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Issue #1631      March 19, 2014

Fears for families

Aboriginal victims of family violence could be left without support if the federal and state governments reduce funding to frontline services.

The Aboriginal Family Violence Prevention Legal Service (FVPLS) Victoria has warned that Aboriginal services for women are at risk unless governments re-sign the National Partnership Agreement on Homelessness (NPAH).

Since 2009, NPAH funding has supported 180 services across Australia, servicing 80,000 clients and 3000 staff.

The NPAH has provided $209.7 million in state and federal government funding in Victoria since 2009. The Agreement is due to expire on June 30, 2014.

As a result, the FVPLS program nationally faces funding cuts of $3.6 million from the federal government.

FVPLS chief executive Antoinette Braybrook said such funding cuts would be devastating.

“If funding cannot be confirmed beyond 30 June 2014, we may have no choice but to turn clients away from our service,” she said.

“This result will have a devastating impact on Aboriginal women and their children and is likely to result in further violence, disadvantage and homelessness.”

She said more than 90 per cent of FVPLS Victoria’s clients were Aboriginal women and Children, and that Aboriginal women were 15 times more likely to seek assistance from the Support Accommodation Assistance Program to escape violence in comparison to non-Aboriginal women.

Ms Braybrook joined the chief executives of other community organisations for an International Women’s Day event to raise the issue with governments.

“Aboriginal women who are escaping family violence often have multiple and complex issues stemming from past and present experiences of disadvantage and trauma,” she said.

“Over the past four years we have had two positions funded under this program to provide holistic case management and support.

“With rates of family violence increasing, now is not the time to cut critical frontline services. Aboriginal women’s safety is at risk.”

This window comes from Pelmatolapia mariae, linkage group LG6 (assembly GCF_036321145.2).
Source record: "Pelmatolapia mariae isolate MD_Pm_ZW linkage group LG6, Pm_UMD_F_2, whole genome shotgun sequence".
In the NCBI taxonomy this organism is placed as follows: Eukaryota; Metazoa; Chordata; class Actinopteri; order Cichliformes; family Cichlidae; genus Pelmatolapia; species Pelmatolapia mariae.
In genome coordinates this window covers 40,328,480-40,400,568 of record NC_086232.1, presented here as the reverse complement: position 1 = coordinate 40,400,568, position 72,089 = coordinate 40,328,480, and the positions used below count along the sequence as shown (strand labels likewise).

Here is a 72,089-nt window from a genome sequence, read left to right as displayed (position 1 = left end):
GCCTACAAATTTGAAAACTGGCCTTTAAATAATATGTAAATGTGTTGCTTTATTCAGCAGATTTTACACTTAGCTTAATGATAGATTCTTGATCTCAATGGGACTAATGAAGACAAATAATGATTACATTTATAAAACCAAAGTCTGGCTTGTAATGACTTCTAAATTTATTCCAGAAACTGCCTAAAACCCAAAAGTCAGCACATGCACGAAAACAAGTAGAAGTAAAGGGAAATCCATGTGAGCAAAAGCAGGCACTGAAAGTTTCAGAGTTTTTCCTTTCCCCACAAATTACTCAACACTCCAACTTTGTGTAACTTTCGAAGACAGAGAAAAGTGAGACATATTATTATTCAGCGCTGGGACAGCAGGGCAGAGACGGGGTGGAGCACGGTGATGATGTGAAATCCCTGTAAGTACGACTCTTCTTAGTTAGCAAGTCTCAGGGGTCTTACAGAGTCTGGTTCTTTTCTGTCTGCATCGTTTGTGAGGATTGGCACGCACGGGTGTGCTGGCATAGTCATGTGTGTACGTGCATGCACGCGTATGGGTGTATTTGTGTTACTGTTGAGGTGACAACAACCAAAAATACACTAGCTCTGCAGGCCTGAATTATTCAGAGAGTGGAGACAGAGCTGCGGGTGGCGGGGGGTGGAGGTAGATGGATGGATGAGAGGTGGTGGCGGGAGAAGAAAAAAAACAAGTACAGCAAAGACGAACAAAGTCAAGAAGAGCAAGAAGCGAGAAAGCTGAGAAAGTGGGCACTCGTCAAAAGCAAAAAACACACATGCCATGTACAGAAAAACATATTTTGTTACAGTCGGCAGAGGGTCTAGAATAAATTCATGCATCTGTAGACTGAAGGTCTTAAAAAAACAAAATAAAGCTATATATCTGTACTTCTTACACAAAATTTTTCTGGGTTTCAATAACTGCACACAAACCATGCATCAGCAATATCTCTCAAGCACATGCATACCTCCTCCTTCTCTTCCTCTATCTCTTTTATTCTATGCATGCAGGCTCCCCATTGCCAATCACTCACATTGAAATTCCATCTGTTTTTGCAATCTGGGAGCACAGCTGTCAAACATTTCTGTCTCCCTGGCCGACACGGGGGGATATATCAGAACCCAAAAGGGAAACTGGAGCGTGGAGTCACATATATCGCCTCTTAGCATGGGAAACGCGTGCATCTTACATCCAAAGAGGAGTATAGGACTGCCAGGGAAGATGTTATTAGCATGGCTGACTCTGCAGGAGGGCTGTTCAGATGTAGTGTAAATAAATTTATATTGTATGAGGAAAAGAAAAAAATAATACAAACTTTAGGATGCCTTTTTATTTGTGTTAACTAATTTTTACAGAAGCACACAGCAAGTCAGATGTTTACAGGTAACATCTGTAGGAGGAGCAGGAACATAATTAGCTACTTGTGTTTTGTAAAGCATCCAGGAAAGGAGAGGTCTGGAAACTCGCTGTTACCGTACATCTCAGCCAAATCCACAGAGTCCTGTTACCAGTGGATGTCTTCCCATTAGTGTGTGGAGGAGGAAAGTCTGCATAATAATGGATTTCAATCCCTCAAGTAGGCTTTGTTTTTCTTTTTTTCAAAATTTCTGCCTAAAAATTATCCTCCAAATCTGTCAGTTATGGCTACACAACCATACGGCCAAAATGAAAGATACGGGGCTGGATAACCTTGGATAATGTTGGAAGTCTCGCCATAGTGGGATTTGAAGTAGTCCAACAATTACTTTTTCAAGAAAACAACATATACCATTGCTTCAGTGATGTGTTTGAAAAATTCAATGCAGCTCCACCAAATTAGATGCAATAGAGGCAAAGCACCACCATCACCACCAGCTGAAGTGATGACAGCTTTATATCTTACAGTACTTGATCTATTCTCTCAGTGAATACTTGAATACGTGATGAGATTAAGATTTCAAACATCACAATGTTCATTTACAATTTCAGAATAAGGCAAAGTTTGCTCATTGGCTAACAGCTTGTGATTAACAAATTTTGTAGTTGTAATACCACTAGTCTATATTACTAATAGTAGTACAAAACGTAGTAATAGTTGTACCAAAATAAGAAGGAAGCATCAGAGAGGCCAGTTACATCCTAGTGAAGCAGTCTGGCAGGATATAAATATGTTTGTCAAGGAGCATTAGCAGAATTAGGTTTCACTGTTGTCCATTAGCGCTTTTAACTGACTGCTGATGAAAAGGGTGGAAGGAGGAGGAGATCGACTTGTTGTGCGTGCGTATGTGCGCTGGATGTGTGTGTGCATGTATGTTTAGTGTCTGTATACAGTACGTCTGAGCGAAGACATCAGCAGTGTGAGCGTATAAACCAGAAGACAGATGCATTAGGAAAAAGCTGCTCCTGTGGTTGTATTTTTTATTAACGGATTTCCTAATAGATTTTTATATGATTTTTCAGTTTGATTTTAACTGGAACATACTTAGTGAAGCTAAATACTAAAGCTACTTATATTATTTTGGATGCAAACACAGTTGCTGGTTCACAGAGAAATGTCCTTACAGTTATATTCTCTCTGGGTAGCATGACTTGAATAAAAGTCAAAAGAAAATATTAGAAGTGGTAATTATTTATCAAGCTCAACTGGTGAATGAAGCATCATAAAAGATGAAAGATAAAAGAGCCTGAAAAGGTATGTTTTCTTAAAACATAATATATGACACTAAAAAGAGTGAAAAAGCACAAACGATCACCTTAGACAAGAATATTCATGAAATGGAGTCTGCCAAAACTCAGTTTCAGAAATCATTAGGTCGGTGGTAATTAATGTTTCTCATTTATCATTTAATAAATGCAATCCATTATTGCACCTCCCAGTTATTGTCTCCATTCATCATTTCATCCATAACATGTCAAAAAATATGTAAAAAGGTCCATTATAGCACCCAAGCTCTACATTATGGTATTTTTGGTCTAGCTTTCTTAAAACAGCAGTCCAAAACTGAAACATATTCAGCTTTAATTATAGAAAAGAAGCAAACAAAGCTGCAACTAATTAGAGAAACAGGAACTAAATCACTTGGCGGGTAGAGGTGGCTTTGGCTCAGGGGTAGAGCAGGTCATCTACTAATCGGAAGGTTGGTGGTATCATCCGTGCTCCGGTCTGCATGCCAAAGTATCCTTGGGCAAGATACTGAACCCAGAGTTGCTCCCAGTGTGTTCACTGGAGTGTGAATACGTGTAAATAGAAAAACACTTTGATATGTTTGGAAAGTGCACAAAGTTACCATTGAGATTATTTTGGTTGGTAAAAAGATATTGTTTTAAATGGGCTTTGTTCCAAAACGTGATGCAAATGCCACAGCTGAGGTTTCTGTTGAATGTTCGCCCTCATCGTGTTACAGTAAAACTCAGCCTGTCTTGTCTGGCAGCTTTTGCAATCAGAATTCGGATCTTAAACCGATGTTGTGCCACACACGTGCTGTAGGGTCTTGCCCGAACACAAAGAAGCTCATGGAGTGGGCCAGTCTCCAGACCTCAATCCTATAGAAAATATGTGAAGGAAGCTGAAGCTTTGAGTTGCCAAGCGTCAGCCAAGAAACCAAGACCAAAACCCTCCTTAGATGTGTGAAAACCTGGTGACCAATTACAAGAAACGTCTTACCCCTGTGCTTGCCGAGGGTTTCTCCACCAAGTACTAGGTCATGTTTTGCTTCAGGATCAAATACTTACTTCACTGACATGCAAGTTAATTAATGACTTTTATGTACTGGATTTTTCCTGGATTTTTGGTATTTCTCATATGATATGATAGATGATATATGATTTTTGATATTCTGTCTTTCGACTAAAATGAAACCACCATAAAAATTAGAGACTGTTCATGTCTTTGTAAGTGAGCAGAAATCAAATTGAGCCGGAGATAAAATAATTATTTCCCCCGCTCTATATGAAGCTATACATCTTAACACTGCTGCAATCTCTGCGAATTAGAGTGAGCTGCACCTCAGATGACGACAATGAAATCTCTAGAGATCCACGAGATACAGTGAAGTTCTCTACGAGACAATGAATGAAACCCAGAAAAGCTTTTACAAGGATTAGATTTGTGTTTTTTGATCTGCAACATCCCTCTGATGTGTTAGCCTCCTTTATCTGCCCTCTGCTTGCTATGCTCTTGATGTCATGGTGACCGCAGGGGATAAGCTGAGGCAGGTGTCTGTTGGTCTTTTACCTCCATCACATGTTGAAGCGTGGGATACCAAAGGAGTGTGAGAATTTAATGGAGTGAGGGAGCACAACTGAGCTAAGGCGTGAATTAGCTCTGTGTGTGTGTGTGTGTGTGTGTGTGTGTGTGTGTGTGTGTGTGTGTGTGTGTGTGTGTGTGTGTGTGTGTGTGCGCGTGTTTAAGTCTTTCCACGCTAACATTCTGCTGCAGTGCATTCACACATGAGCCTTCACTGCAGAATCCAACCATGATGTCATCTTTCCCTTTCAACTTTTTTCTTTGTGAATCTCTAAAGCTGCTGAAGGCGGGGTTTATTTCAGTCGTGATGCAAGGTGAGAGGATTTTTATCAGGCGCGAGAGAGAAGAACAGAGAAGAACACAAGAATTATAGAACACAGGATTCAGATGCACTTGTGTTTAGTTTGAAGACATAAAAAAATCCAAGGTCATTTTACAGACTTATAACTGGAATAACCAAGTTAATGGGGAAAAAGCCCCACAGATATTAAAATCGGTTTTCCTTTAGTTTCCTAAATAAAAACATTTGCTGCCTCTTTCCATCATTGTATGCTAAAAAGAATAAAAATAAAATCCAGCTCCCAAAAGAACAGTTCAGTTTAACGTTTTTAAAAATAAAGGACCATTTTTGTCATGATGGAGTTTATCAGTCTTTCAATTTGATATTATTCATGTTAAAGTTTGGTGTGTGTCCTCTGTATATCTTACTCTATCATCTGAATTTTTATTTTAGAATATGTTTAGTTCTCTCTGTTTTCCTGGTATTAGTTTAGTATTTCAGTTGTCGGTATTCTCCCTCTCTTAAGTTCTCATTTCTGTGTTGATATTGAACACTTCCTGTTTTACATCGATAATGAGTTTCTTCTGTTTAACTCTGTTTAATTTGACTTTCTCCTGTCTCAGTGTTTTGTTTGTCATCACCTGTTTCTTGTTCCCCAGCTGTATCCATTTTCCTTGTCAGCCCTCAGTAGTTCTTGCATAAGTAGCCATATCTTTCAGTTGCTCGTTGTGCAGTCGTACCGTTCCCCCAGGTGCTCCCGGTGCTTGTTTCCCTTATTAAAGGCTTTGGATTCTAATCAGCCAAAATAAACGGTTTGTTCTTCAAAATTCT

Ms Braybrook recently challenged Attorney-General George Brandis to visit remote and regional services so that he understands what they do.

The invitation followed remarks from Mr Brandis during a Senate Estimates hearing about his visit to Aboriginal legal services, in which he referred to a generalist, non-Aboriginal community legal centre (CLC).

Ms Braybrook pointed out that the work done by CLCs was different to Aboriginal services.

“While we work closely with community legal centres, and strongly value the work they do, CLCs are quite different to Aboriginal specific legal services,” Ms Braybrook said.

“Visiting a mainstream community legal centre will not give the Attorney-General a good understanding of the work FVPLS or other Aboriginal specific services do.”

Ms Braybrook also rejected the Attorney-General’s claim that any funding cuts would be designed to target policy and advocacy services, rather than frontline services.

“There is simply no such funding provided to individual services for policy and advocacy, nor has there ever been since the commencement of the program in 1998,” she said.

“Already under-resourced services will have to cut back frontline service delivery given that this is where funding is directed.”

Koori Mail

Next article – Abbott’s Green Army – Smashing wages, not helping the environment

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